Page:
DEER PARK, Texas (KTRK) -- As the City of Deer Park enters day three of a facility fire saga, officials have maintained there is no threat to the community, saying no harmful chemicals have been detected since the initial fire on Friday.
According to city officials, the remaining product reignited Saturday afternoon as crews remained active to monitor for "hotspots" after the initial fire had been extinguished. Officials said all employees and contractors had been accounted for, with no injuries reported.
On Sunday, Shell announced wastewater storage capacity has been exceeded, and runoff water is being directed to the Houston Ship Channel as part of a controlled discharge.
Shell said in its fifth release that, as a precaution, a boom has been deployed to prevent any product from entering the channel. The company also noted that water is being added to nearby retention ponds. Firefighters plan to use that water to keep equipment cool for up to 36 hours.
Houston Transtar Cameras, positioned along 225 outside the Beltway, show flames and smoke have died down.
Air monitoring is ongoing, and no harmful levels of chemicals have been detected in neighboring communities, city officials said, adding that there is no danger to residents who might notice black smoke, flaring, and a potential for increased noise from the facility.
The fire first broke out in the olefins unit of a Shell plant at about 3 p.m. near the 5600 block of State Highway 225 on Friday. The Harris County Fire Marshal's Office believed it was the result of a leak, but the cause is still under investigation.
The company initially stated oil and gasoline ignited and sparked the fire.
No shelter-in-place was issued by city and school officials despite an emergency response to Friday's fire. Authorities said an order was not placed due to the wind blowing away from the city.
Although, residents who spoke with Eyewitness News weren't convinced. "It looks like a bunch of chemicals being released into the air, and it doesn't look safe at all," one neighbor told ABC13 in a previous report.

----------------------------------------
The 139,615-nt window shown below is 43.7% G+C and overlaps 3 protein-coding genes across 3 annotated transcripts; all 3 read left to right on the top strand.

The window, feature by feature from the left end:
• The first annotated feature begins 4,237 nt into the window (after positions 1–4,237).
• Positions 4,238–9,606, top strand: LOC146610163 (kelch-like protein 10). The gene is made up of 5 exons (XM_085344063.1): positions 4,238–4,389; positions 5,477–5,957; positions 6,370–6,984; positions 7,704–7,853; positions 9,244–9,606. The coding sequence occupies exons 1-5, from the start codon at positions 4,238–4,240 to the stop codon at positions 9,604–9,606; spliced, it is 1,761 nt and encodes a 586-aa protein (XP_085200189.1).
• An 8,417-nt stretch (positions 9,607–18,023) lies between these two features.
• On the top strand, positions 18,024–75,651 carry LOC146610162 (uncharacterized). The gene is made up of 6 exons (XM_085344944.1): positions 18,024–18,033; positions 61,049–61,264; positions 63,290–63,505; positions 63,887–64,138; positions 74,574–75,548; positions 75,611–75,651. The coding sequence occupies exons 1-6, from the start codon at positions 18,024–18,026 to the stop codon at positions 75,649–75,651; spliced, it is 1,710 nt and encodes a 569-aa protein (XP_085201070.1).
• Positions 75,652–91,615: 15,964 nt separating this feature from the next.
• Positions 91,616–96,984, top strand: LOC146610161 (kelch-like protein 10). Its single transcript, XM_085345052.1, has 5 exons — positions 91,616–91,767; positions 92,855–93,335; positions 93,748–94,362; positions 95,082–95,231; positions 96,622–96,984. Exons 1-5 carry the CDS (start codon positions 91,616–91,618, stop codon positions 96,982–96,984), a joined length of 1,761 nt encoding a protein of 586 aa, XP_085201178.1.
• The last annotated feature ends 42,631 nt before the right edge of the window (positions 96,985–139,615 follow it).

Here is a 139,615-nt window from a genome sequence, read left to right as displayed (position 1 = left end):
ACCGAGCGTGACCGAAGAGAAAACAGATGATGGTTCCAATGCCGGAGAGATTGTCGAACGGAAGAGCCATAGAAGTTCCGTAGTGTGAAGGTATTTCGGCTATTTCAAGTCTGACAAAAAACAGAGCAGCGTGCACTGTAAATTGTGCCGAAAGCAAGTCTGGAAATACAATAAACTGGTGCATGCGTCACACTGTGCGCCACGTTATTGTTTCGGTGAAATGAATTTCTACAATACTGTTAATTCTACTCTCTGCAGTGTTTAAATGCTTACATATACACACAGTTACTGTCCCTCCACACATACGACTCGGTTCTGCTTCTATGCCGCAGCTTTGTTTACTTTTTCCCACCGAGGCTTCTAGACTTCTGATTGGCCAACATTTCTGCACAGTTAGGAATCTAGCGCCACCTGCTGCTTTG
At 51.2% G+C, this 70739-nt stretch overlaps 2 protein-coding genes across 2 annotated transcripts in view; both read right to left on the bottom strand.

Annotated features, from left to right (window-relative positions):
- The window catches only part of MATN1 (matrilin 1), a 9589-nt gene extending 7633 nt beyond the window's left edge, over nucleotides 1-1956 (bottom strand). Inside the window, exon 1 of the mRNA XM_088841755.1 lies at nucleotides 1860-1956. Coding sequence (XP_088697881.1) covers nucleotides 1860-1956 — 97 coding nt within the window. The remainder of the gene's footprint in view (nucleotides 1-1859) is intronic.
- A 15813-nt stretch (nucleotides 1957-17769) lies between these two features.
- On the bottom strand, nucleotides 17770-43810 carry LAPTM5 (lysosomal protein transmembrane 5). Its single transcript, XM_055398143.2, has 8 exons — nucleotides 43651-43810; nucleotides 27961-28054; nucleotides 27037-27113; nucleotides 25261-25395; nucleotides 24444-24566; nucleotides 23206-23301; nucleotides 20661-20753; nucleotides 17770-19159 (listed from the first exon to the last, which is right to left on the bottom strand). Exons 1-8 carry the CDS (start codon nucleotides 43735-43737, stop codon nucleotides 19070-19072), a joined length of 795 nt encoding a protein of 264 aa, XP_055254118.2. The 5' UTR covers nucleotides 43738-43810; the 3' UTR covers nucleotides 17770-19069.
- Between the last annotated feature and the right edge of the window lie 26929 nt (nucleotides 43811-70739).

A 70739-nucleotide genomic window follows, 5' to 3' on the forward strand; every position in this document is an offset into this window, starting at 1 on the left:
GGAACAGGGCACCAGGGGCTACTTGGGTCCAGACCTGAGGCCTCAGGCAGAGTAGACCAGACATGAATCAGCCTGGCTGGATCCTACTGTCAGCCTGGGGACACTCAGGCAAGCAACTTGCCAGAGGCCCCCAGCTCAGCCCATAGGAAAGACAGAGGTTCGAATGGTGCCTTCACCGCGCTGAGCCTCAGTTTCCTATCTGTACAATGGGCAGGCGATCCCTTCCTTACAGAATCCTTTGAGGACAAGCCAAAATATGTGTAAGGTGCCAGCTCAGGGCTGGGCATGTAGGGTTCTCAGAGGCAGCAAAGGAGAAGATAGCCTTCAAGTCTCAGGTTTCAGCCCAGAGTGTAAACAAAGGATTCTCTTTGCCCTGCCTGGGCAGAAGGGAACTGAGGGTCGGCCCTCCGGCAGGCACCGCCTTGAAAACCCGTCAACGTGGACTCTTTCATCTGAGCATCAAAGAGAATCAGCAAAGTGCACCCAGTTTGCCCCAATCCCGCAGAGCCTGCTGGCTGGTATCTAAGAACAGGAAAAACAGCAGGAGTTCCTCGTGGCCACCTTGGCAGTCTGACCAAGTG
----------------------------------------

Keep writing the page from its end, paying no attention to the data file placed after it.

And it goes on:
The company said all workers on site were accounted for, including nine contractors who were evaluated at a hospital and later released.
On Saturday morning, lighter plumes of smoke could be seen for miles from the Shell Deer Park facility.
WATCH: Air monitoring continued Saturday after Deer Park Shell fire 'extinguished'
At 9:47 a.m., the City of Deer Park took to Twitter, saying the fire had been extinguished. Officials noted that crews were still monitoring the area for hot spots that could reignite.
City officials said the remaining product reignited at about 3:14 p.m., and all employees and contractors have been accounted for with no injuries reported.
On Sunday, air monitoring continues, and Shell has maintained there is no threat to the community, saying no harmful chemicals have been detected since the initial fire on Friday.
"Air monitoring is ongoing and has not detected any harmful levels of chemicals affecting neighboring communities. There is no danger to the nearby community. However, residents and neighbors may notice black smoke, flaring, and increased noise from the facility," the company said, in part, of a statement. "Our immediate priorities remain the safety of people and the environment."
At about 8 a.m., Shell announced wastewater storage capacity had been exceeded, and runoff water is being directed to the channel as part of a controlled discharge.